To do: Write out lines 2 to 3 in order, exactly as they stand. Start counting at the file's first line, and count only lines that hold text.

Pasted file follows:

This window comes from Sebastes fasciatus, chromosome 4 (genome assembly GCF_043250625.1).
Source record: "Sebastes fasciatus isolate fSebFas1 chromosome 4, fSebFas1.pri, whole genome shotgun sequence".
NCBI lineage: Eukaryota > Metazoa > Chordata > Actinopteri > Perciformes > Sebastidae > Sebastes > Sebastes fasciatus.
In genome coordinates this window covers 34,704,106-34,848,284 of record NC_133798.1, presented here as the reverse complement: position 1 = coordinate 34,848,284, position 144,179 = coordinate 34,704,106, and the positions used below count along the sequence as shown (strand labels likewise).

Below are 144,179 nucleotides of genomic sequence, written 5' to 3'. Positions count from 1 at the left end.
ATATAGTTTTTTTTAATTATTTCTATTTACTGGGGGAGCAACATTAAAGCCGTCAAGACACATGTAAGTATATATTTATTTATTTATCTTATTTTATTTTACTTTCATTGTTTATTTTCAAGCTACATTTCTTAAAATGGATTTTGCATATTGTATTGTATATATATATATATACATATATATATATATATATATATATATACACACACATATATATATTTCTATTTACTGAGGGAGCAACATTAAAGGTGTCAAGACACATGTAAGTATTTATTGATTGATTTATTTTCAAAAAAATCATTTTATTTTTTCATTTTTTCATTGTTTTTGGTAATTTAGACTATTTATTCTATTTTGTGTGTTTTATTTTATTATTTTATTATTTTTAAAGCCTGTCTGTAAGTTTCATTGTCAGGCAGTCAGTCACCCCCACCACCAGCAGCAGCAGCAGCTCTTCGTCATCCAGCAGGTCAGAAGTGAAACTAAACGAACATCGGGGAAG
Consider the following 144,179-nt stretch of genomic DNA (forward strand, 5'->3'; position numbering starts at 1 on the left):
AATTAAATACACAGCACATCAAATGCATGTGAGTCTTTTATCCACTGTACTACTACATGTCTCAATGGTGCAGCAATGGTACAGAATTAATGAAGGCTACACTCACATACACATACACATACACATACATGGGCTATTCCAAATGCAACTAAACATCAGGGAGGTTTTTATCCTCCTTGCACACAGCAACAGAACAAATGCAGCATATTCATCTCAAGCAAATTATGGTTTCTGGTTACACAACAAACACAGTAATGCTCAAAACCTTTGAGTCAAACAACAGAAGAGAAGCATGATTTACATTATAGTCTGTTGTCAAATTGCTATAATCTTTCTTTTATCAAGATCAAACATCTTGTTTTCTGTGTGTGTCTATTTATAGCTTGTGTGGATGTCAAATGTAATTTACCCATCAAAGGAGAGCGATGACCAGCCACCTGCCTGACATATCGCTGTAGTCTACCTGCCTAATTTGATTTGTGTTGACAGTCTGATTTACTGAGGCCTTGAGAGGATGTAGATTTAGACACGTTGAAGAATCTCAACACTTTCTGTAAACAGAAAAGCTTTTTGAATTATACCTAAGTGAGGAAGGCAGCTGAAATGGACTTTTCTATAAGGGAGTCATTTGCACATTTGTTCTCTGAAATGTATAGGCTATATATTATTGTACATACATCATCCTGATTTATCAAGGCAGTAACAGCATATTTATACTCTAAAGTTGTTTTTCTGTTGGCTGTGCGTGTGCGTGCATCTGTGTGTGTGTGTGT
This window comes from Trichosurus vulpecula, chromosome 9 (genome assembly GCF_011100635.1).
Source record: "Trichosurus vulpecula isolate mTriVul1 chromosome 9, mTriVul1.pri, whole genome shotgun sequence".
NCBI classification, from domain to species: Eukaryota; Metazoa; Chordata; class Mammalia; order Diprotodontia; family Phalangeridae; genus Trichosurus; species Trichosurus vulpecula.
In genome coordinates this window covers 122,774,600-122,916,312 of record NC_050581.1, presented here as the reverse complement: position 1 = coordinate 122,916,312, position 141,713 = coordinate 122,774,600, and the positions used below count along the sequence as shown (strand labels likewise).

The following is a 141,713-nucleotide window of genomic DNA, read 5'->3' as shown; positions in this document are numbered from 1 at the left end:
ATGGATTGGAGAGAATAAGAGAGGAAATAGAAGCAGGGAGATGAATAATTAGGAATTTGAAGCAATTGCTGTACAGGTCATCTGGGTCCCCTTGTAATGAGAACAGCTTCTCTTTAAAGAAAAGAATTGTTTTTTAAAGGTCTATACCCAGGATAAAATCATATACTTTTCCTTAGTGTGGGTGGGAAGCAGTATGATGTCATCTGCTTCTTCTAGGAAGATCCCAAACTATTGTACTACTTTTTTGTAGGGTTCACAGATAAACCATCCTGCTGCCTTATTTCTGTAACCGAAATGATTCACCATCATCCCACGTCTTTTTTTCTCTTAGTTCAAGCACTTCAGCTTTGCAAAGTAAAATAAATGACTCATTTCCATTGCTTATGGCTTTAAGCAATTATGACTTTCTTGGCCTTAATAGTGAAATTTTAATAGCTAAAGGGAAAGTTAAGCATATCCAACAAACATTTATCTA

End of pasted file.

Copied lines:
Source record: "Sebastes fasciatus isolate fSebFas1 chromosome 4, fSebFas1.pri, whole genome shotgun sequence".
NCBI lineage: Eukaryota > Metazoa > Chordata > Actinopteri > Perciformes > Sebastidae > Sebastes > Sebastes fasciatus.